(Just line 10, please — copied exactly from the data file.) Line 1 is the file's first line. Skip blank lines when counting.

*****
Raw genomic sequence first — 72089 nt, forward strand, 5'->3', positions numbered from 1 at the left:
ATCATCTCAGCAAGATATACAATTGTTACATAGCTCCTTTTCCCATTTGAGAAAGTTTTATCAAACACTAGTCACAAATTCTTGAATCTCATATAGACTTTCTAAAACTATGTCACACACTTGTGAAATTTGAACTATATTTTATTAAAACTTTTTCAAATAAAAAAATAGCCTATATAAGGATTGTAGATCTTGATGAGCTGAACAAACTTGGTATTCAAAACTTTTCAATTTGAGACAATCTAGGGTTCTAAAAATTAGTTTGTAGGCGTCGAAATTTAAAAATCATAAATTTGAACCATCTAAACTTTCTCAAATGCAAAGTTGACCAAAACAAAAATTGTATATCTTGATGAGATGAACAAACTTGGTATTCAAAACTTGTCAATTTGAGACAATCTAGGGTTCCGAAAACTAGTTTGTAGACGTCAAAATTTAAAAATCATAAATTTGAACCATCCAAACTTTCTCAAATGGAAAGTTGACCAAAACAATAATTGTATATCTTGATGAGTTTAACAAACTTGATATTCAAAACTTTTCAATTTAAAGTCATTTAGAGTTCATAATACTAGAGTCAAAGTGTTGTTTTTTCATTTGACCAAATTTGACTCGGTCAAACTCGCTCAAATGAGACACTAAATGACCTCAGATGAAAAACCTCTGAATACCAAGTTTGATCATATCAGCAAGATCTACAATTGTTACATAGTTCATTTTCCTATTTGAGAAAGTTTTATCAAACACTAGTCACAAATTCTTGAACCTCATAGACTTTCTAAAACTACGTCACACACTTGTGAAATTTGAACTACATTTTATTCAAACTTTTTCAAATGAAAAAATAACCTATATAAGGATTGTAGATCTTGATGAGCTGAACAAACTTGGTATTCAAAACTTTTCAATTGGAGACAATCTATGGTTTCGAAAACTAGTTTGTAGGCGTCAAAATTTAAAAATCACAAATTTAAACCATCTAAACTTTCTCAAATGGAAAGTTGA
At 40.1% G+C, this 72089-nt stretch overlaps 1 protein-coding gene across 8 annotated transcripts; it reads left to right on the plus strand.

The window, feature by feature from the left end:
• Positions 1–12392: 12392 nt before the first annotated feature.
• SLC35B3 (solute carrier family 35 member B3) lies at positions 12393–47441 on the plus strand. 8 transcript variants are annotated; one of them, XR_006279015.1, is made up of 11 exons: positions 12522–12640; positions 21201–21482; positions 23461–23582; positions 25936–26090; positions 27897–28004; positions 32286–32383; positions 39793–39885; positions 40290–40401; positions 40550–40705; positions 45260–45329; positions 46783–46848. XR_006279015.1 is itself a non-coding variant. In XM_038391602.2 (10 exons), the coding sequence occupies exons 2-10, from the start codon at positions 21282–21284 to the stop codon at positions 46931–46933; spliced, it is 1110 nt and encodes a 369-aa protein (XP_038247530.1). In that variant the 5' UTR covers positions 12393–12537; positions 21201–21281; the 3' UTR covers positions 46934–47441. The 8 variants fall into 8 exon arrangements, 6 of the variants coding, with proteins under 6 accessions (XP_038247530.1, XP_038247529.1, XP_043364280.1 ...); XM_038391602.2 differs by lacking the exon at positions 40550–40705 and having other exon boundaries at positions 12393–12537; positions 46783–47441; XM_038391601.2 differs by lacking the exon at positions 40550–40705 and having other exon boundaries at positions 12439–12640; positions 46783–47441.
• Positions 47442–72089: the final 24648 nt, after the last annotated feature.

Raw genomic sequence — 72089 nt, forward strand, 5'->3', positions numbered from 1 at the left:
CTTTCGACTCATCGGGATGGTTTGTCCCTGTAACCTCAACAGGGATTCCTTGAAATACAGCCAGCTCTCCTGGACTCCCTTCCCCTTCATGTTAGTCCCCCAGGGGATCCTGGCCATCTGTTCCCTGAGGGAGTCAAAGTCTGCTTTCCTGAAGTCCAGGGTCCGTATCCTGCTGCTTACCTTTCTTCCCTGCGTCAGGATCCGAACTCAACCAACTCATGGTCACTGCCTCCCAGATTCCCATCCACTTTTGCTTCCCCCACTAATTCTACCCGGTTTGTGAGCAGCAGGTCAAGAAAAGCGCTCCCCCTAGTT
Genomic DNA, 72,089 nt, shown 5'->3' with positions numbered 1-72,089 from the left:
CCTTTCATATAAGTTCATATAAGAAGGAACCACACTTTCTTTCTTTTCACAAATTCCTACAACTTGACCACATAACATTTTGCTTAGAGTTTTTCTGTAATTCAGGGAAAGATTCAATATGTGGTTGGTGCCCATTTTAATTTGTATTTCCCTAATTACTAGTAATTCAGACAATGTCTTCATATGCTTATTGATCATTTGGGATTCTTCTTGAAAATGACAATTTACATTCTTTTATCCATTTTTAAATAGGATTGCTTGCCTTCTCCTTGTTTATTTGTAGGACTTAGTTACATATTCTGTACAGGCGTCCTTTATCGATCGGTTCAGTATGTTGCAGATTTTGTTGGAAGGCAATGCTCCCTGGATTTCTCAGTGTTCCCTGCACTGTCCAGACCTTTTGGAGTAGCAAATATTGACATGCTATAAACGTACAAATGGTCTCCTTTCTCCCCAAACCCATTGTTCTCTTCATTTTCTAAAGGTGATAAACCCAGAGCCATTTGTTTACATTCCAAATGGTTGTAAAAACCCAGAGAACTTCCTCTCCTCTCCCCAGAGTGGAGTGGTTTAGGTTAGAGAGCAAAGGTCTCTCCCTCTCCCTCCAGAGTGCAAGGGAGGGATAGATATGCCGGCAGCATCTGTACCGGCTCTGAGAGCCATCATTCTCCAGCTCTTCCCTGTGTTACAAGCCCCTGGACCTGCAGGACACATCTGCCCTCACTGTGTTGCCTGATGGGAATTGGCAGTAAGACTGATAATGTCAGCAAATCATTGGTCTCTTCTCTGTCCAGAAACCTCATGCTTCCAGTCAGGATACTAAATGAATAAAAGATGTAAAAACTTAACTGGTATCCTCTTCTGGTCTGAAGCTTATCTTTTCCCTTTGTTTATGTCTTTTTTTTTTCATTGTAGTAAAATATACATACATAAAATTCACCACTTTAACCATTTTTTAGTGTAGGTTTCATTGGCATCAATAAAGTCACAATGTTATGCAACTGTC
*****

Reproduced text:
Genomic DNA, 72,089 nt, shown 5'->3' with positions numbered 1-72,089 from the left: